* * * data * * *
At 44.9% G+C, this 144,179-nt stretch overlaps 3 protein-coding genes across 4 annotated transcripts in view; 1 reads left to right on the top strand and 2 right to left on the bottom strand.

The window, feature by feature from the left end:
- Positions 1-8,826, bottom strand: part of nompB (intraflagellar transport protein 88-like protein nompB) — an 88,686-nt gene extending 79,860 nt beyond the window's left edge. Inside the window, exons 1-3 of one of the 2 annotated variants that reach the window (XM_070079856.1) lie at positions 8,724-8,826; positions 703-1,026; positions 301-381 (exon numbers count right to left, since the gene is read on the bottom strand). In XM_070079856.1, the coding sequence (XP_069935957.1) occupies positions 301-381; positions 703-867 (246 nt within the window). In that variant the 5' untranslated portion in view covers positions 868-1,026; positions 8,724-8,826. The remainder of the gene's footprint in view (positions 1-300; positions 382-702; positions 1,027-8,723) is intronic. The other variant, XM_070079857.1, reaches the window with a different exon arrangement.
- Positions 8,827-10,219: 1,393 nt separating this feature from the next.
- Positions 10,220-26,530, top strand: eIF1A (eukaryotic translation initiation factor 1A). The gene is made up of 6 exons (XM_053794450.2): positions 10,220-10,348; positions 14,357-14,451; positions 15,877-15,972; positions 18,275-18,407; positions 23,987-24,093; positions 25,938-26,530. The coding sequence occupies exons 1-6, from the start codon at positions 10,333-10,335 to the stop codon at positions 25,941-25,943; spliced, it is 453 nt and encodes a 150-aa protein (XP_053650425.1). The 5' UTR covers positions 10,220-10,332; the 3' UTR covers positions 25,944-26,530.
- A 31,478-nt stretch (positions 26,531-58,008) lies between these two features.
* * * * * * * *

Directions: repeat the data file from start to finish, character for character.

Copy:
At 44.9% G+C, this 144,179-nt stretch overlaps 3 protein-coding genes across 4 annotated transcripts in view; 1 reads left to right on the top strand and 2 right to left on the bottom strand.

The window, feature by feature from the left end:
- Positions 1-8,826, bottom strand: part of nompB (intraflagellar transport protein 88-like protein nompB) — an 88,686-nt gene extending 79,860 nt beyond the window's left edge. Inside the window, exons 1-3 of one of the 2 annotated variants that reach the window (XM_070079856.1) lie at positions 8,724-8,826; positions 703-1,026; positions 301-381 (exon numbers count right to left, since the gene is read on the bottom strand). In XM_070079856.1, the coding sequence (XP_069935957.1) occupies positions 301-381; positions 703-867 (246 nt within the window). In that variant the 5' untranslated portion in view covers positions 868-1,026; positions 8,724-8,826. The remainder of the gene's footprint in view (positions 1-300; positions 382-702; positions 1,027-8,723) is intronic. The other variant, XM_070079857.1, reaches the window with a different exon arrangement.
- Positions 8,827-10,219: 1,393 nt separating this feature from the next.
- Positions 10,220-26,530, top strand: eIF1A (eukaryotic translation initiation factor 1A). The gene is made up of 6 exons (XM_053794450.2): positions 10,220-10,348; positions 14,357-14,451; positions 15,877-15,972; positions 18,275-18,407; positions 23,987-24,093; positions 25,938-26,530. The coding sequence occupies exons 1-6, from the start codon at positions 10,333-10,335 to the stop codon at positions 25,941-25,943; spliced, it is 453 nt and encodes a 150-aa protein (XP_053650425.1). The 5' UTR covers positions 10,220-10,332; the 3' UTR covers positions 25,944-26,530.
- A 31,478-nt stretch (positions 26,531-58,008) lies between these two features.